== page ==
We'll clean up the stream restoration work at Ross Creek and do some winter gardening.  has seen some done, and it needs cleaning. We'll also do some winter gardening - pruning, invasives removal. Please register through the Hands-On Asheville Buncombe Web site. Contact Dave at RiverLink (252-8474, ext. 11) with questions.

Bus Tour
Thurs., Jan. 20, noon -- 2 p.m.
Call Dave at 252-8474, ext. 11 to reserve your seat.

Winter Warmer Beer Festival

Saturday, January 22, 3 p.m. -- 7 p.m., Asheville Civic Center. Shake off the Winter blues with good beer, food and music. Information and tickets available here.

Hands of Hope concert featuring Billy Jonas

Sunday, March 27,

3 p.m.-4:30p.m. at the Orange Peel. Our friends at Maccabi Academy will be sponsoring this awesome fundraiser for us again. Tickets will be available soon from the Orange Peel.

Some input, please
Please take a moment to take our survey about the future of Karen Cragnolin Park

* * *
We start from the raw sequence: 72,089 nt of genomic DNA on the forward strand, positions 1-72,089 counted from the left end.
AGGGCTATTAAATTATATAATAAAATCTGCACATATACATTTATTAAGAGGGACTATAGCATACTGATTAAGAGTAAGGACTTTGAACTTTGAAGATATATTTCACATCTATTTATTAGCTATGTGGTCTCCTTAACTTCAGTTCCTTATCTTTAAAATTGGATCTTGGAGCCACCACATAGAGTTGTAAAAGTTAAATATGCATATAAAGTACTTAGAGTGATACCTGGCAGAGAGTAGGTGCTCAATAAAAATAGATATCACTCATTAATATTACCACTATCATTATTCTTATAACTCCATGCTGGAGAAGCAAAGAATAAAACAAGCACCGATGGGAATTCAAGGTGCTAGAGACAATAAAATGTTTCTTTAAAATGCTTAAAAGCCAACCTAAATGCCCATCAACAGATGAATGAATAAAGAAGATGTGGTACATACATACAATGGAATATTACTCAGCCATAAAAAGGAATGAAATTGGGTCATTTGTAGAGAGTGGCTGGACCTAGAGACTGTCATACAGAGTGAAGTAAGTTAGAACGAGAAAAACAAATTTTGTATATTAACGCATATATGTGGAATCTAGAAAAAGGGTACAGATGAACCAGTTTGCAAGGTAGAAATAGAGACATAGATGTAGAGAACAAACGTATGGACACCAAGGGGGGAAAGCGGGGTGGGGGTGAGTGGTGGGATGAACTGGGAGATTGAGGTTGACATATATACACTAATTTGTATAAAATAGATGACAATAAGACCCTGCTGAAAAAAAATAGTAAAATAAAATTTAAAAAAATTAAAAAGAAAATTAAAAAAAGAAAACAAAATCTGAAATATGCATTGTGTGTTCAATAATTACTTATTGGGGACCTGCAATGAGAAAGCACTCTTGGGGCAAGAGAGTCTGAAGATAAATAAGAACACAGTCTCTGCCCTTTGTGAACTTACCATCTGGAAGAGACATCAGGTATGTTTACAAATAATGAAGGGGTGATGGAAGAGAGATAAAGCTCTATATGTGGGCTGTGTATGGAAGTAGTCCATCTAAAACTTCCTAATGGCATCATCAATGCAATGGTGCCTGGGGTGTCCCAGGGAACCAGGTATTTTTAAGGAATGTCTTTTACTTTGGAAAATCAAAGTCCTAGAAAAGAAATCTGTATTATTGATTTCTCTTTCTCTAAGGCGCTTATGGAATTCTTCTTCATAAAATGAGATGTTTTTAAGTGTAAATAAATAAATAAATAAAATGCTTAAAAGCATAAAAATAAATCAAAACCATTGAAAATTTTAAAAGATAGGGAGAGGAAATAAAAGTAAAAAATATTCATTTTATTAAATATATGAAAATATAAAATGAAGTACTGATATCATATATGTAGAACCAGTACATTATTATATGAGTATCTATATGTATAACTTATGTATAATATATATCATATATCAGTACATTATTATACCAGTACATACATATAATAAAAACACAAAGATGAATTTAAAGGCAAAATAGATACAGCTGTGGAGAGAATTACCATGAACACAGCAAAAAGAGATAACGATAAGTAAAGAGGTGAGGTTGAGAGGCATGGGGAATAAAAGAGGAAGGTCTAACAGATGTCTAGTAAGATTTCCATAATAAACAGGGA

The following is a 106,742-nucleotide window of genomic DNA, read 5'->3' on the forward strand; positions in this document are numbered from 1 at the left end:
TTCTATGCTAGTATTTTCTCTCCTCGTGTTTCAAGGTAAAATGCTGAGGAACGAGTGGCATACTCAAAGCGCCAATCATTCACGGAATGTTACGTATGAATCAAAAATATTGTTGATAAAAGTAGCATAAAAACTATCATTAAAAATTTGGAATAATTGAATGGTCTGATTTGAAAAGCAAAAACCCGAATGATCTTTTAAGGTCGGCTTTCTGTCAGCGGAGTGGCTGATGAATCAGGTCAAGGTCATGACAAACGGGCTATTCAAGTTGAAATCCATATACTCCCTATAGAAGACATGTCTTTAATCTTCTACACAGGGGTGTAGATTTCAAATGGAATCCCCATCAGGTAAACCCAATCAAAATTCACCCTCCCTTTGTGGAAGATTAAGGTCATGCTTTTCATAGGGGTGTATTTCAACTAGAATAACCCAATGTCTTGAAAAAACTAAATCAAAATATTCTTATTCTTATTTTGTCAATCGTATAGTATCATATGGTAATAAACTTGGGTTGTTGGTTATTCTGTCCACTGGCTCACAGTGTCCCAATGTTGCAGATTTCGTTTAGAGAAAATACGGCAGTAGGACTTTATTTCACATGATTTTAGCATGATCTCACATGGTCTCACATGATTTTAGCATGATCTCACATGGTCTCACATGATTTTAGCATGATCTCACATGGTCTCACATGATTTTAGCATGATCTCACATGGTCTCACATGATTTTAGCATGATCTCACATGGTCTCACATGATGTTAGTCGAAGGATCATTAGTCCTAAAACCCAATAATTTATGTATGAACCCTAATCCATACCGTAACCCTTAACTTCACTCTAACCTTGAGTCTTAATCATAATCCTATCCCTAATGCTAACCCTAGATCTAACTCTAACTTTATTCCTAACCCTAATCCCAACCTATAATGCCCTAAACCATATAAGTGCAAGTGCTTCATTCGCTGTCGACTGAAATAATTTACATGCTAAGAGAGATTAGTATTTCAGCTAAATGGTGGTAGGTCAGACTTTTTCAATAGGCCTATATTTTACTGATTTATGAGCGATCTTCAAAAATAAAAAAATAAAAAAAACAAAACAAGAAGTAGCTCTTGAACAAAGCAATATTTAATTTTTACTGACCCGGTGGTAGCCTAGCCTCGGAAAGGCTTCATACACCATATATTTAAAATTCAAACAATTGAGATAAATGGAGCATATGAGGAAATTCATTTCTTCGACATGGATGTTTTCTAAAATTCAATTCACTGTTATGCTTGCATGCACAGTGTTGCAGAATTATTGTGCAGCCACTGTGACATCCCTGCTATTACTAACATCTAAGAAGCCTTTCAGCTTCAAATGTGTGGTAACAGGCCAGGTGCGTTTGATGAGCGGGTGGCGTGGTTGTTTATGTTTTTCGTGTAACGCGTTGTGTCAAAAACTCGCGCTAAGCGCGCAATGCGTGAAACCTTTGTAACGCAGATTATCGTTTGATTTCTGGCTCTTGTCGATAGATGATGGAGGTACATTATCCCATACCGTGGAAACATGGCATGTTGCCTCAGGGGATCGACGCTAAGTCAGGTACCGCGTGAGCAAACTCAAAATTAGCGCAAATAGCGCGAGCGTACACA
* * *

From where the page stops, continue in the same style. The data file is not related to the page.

French Broad River News

Ashvegas: Winter Warmer beer fest tickets are on sale

Stream reclassification proposal irks Transylvania residents

Grants awarded to Haywood, Buncombe, Madison environmental groups

In Asheville, N.C., the River Arts District Blooms

EQI's resurrection provides valuable check on region's water quality

Mountain water - the essence of our being

Decision looms on logging proposal in Mills River area

Light rail would be boon in French Broad Valley

Land purchase paves the way for largest conservation in WNC

Climate Change Quiz

1) Which of the following has been linked to climate change?
A) Droughts
B) Floods
C) Melting ice caps